Blogs: The Skeptics

Can America Be the World's Umpire?

The Skeptics

In her book and forthcoming documentary film, American Umpire, historian Elizabeth Cobbs likens America’s global role to that of the men in blue on the baseball diamond. By establishing the rules of the international system after World War II, and enforcing those rules when others stray, Uncle Sam allows everyone to play the game.

But it wasn’t always easy, and the costs are mounting. The film concludes (spoiler alert!) with the recognition that even the best baseball umpires have help. It would be unreasonable to expect John Hirschbeck to call balls and strikes at home plate, safe or out at first base and caught stealing at second, all by himself. That is why four umpires work a typical MLB game, and six or seven work the playoffs and World Series.

Similarly, it was never realistic to think that a single country, even one as great and powerful as the United States, could manage the international system all by itself, and never make any mistakes. But that hasn’t stopped primacists from claiming God-like powers for the policymakers at the White House and in Foggy Bottom. Recall Madeleine Albright’s famous claim to the “Today” show’s Matt Lauer: ''If we have to use force, it is because we are America. We are the indispensable nation. We stand tall. We see further into the future.''

That was in 1998, before Kosovo, before Afghanistan, before Iraq, and before Libya. After all those interventions, and many more, Albright’s eventual successor as Secretary of State, now the Democratic Party’s nominee for president, evinces barely a hint of doubt or introspection about America’s ability to stand taller, and see farther. As Mark Landler and Micah Zenko have noted, Hillary Clinton retains her hawkish instincts. In her broadside against Donald Trump back in June, she affirmed her commitment to U.S. global leadership:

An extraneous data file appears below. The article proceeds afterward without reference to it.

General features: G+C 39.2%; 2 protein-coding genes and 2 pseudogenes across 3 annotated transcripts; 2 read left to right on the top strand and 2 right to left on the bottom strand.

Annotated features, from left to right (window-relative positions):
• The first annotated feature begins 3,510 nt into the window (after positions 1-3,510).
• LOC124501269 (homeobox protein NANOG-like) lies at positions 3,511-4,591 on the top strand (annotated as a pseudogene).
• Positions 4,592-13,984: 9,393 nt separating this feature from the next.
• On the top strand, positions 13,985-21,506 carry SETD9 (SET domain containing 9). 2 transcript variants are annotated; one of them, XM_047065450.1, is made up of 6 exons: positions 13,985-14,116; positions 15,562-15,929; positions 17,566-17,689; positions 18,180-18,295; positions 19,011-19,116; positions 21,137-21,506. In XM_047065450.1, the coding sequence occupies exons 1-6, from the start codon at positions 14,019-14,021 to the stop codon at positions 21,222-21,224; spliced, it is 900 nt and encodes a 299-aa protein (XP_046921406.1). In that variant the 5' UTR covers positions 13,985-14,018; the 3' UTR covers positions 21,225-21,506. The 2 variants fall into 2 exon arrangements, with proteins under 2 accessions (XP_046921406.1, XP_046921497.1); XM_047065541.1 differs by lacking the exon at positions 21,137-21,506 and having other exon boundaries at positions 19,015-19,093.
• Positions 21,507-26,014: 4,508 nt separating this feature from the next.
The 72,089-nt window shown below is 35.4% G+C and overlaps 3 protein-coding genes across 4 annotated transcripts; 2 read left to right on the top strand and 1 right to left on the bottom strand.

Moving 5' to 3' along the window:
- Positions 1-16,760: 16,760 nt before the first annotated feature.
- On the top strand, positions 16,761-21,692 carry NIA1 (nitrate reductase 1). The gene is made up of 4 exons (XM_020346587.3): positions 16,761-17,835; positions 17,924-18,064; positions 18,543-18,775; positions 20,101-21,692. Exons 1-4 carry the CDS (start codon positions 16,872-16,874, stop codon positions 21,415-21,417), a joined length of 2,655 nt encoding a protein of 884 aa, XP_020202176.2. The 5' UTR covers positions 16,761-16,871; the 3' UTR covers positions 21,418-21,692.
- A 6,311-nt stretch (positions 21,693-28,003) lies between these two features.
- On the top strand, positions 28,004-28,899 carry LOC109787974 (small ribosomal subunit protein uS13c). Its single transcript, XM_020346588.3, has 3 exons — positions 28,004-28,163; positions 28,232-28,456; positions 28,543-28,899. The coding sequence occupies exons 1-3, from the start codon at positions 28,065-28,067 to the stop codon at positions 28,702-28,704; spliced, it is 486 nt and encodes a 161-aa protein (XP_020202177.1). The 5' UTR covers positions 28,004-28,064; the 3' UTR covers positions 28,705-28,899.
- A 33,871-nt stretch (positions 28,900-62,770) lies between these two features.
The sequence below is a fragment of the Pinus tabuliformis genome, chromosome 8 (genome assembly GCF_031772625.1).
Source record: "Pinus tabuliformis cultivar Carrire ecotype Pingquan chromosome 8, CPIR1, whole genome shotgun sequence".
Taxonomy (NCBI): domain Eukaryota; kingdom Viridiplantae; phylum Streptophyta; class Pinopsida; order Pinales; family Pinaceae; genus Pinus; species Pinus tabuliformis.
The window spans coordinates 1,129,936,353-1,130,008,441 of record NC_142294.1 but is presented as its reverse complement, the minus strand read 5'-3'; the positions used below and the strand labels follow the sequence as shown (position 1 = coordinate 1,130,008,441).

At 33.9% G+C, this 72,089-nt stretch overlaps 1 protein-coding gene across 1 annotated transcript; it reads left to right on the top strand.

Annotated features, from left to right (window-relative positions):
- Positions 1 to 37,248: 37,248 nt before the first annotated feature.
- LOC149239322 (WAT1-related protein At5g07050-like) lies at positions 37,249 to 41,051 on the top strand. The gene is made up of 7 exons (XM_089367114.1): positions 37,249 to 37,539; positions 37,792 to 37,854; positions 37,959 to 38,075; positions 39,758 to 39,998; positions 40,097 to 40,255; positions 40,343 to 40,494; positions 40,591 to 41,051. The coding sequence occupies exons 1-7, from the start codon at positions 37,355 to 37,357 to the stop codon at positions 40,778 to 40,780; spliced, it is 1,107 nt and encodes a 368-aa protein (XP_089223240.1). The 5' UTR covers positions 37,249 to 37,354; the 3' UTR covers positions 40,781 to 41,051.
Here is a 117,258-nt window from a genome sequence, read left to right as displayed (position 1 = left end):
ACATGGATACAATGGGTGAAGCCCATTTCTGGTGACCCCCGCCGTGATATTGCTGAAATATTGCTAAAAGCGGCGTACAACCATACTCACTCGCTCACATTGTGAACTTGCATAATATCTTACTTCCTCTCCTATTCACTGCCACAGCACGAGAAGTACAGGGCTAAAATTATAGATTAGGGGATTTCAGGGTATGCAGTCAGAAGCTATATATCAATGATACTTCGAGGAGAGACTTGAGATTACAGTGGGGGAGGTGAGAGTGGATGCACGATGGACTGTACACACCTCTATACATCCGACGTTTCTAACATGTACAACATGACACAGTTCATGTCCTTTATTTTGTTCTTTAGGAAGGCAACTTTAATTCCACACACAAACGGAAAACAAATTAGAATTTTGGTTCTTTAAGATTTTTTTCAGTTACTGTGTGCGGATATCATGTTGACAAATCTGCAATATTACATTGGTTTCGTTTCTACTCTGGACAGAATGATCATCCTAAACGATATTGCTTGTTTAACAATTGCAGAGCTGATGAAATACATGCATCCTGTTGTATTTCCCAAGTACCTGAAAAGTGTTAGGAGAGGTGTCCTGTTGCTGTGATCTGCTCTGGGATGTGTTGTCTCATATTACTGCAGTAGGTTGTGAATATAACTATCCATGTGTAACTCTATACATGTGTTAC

I believe with all my heart that America is an exceptional country—that we’re still, in Lincoln’s words, the last, best hope of earth….We lead with purpose, and we prevail.

It is all well and good to love one’s country, and Trump’s suggestion that America has slipped to second-class status warrants a strong response. But to imply that the United States never makes mistakes, and always prevails, is nonsense on stilts. Like any umpire, even the best ones, we’ve gotten some calls wrong. There really is wisdom in crowds. When most of your friends refuse to follow you over a cliff, it might make sense not to jump. Sensibly, Cobbs’ film suggests that we step down from our perch as the world’s indispensable nation, and begin to share the burdens of global leadership with others. The idea is worthy of a wider discussion.

But there is another flaw at the heart of the idea that the United States can and should be the world’s ump: Umpires don’t play the game. They don’t swing the bats or throw the balls. They don’t run the bases. They wear different colored uniforms. They are, by definition, disinterested in the outcome of the contest. They can think that Alex Rodriguez is a horrible human being—but that doesn’t matter; if he hits the ball out of the park, he still gets credit for the home run.

This essential condition of umpiring—disinterestedness—obviously doesn’t describe the United States’ conduct in world affairs.

And yet, for primacy to hold, it must. Thus, defenders of primacy routinely claim that Uncle Sam can play the role of umpire without arousing the ire of other parties. (See, for example, Hedley Bull’s definition of primacy here). That supposedly explains why there has been so little balancing against U.S. power by possible rivals.